Simon Fuller wants Kurt Nilsen
Simon Fuller is known to be an expert at creating idols. He started off by making David Backham a superstar far off the scope of the soccer field. However, it is as the creator of Idol that he really became known outside the music world.
Fuller and his 19 Entertainment are now after the Norwegian singing plumber from Bergen.
Nilsens Norwegian manager Jan Fredrik Karlsen confirms to TV 2 Nettavisen that his firm Playroom have been in contact with Fuller and 19 Entertainment, but he did not wish to comment on the conversations.
Powerful, rich and tough
Fuller, 43, is for the time being one of the most powerful managers in British and American music industry. He is also considered to be on of the toughest and one of the richest. According to the Sunday Times, Fuller made USD 44 million in 2002 on his artists and Idol in both the US and Great Britain. The British Idol winner Will Young made USD 750,000.
Fuller takes a much larger cut of his clients profits than other managers do. According to the Associate Press, the manager normally takes about 20 percent, Fuller, on the other hand, takes between 25 and 50 percent of the income.
Exploitation or assistance?
Fullers methods have been criticised in the US, and some say that the contracts he has with his clients are on the border of exploitation. Gary Fine, an American lawyer and expert on the entertainment industry, said to the Associate Press, that he would advice clients not to enter into contracts with Fuller because his terms are so tough.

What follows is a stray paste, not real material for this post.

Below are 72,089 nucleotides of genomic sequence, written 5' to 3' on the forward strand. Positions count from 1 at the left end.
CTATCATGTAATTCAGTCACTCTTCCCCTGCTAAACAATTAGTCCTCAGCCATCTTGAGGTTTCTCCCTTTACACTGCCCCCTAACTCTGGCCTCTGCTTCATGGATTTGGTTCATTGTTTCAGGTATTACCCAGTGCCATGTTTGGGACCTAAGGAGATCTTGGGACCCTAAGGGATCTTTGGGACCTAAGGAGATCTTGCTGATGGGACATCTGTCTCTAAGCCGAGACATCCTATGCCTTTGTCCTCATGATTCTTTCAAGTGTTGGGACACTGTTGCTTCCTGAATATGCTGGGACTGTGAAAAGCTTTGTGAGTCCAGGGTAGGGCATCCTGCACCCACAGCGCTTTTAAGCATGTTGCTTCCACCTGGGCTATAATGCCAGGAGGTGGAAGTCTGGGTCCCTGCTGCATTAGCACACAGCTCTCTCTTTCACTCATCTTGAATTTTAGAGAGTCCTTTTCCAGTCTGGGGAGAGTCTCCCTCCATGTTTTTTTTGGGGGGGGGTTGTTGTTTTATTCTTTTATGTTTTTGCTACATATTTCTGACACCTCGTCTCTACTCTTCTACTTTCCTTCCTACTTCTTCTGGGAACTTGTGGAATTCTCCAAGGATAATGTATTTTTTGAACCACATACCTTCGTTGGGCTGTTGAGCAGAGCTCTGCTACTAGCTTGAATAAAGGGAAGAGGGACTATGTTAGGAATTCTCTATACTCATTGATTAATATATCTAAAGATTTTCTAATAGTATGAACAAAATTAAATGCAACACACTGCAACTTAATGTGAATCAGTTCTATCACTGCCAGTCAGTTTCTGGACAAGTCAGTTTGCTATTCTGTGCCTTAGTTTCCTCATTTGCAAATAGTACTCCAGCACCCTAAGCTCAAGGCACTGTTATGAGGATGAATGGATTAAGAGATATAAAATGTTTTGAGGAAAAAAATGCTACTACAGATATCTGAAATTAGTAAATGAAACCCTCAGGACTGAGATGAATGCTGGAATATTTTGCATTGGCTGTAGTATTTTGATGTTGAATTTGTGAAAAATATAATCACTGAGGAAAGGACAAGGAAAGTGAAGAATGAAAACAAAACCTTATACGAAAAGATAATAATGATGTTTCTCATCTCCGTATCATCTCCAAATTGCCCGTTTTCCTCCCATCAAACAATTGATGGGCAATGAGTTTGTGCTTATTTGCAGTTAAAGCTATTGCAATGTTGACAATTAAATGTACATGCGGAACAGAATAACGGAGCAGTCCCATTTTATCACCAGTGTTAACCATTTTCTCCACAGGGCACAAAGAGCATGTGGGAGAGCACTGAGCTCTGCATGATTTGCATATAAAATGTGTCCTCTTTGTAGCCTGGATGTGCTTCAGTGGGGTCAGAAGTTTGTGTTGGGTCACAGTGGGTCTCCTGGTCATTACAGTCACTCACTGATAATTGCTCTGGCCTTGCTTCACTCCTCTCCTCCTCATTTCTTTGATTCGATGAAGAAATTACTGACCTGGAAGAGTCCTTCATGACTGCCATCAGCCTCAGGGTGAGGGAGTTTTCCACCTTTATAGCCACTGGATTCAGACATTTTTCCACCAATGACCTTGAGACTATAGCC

Fine said that Fuller has nothing against artists who let their lawyers read the contracts, but the contract is seldom up for discussion, more like a take it or leave it deal.
If the artist stands for a music and an imagine which takes time to develop, I would not recommend working with Simon Fuller, but if my client first and foremost is interested in fame and riches, Fullers management is absolutely something to consider, Fine said to the AP.
Nilsens Norwegian management company does not want to comment the conversations with Fuller and 19 Entertainment to TV 2 Nettavisen except by stating that they have talked about working together.
Fuller has the rights to all the Idol artists in Great Britain and the US, but there is nothing which states that he gets an agreement with Nilsen even if he was a Norwegian participant in the competition, and as a result Nilsen and company have more room to negotiate.
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